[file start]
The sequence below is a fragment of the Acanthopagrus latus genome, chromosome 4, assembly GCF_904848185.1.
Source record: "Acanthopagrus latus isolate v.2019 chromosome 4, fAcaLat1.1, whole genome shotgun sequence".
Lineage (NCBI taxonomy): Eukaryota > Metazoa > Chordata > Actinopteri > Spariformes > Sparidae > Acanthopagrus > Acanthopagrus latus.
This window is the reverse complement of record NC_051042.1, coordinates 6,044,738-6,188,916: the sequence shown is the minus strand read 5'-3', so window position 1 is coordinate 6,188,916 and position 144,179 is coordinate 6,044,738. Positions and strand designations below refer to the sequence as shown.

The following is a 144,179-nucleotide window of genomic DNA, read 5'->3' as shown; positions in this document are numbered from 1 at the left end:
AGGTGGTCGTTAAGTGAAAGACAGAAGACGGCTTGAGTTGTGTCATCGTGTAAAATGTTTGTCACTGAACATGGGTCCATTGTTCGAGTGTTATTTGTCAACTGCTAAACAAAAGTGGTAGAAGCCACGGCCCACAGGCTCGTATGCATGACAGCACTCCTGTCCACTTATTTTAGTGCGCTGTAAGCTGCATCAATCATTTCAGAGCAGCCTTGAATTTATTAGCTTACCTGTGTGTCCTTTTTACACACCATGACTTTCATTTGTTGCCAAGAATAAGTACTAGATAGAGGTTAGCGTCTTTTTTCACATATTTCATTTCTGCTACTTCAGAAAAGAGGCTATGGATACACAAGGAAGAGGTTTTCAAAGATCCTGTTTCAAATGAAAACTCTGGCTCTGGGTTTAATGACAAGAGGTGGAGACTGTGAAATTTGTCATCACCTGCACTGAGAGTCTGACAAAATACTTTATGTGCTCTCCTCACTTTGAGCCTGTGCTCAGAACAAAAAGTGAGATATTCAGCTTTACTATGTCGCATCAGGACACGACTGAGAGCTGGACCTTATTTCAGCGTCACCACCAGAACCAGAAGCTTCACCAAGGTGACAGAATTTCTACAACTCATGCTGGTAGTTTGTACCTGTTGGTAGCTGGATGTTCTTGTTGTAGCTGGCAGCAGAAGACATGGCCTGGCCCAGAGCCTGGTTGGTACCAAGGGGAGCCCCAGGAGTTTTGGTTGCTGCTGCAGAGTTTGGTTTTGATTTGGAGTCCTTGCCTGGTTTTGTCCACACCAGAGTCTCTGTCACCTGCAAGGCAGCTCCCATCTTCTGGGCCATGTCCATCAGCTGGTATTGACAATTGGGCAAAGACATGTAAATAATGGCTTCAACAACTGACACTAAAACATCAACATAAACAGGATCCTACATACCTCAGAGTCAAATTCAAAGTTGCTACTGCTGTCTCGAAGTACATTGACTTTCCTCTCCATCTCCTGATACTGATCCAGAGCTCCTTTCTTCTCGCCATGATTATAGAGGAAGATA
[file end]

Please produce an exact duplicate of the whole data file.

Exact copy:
The sequence below is a fragment of the Acanthopagrus latus genome, chromosome 4, assembly GCF_904848185.1.
Source record: "Acanthopagrus latus isolate v.2019 chromosome 4, fAcaLat1.1, whole genome shotgun sequence".
Lineage (NCBI taxonomy): Eukaryota > Metazoa > Chordata > Actinopteri > Spariformes > Sparidae > Acanthopagrus > Acanthopagrus latus.
This window is the reverse complement of record NC_051042.1, coordinates 6,044,738-6,188,916: the sequence shown is the minus strand read 5'-3', so window position 1 is coordinate 6,188,916 and position 144,179 is coordinate 6,044,738. Positions and strand designations below refer to the sequence as shown.

The following is a 144,179-nucleotide window of genomic DNA, read 5'->3' as shown; positions in this document are numbered from 1 at the left end:
AGGTGGTCGTTAAGTGAAAGACAGAAGACGGCTTGAGTTGTGTCATCGTGTAAAATGTTTGTCACTGAACATGGGTCCATTGTTCGAGTGTTATTTGTCAACTGCTAAACAAAAGTGGTAGAAGCCACGGCCCACAGGCTCGTATGCATGACAGCACTCCTGTCCACTTATTTTAGTGCGCTGTAAGCTGCATCAATCATTTCAGAGCAGCCTTGAATTTATTAGCTTACCTGTGTGTCCTTTTTACACACCATGACTTTCATTTGTTGCCAAGAATAAGTACTAGATAGAGGTTAGCGTCTTTTTTCACATATTTCATTTCTGCTACTTCAGAAAAGAGGCTATGGATACACAAGGAAGAGGTTTTCAAAGATCCTGTTTCAAATGAAAACTCTGGCTCTGGGTTTAATGACAAGAGGTGGAGACTGTGAAATTTGTCATCACCTGCACTGAGAGTCTGACAAAATACTTTATGTGCTCTCCTCACTTTGAGCCTGTGCTCAGAACAAAAAGTGAGATATTCAGCTTTACTATGTCGCATCAGGACACGACTGAGAGCTGGACCTTATTTCAGCGTCACCACCAGAACCAGAAGCTTCACCAAGGTGACAGAATTTCTACAACTCATGCTGGTAGTTTGTACCTGTTGGTAGCTGGATGTTCTTGTTGTAGCTGGCAGCAGAAGACATGGCCTGGCCCAGAGCCTGGTTGGTACCAAGGGGAGCCCCAGGAGTTTTGGTTGCTGCTGCAGAGTTTGGTTTTGATTTGGAGTCCTTGCCTGGTTTTGTCCACACCAGAGTCTCTGTCACCTGCAAGGCAGCTCCCATCTTCTGGGCCATGTCCATCAGCTGGTATTGACAATTGGGCAAAGACATGTAAATAATGGCTTCAACAACTGACACTAAAACATCAACATAAACAGGATCCTACATACCTCAGAGTCAAATTCAAAGTTGCTACTGCTGTCTCGAAGTACATTGACTTTCCTCTCCATCTCCTGATACTGATCCAGAGCTCCTTTCTTCTCGCCATGATTATAGAGGAAGATA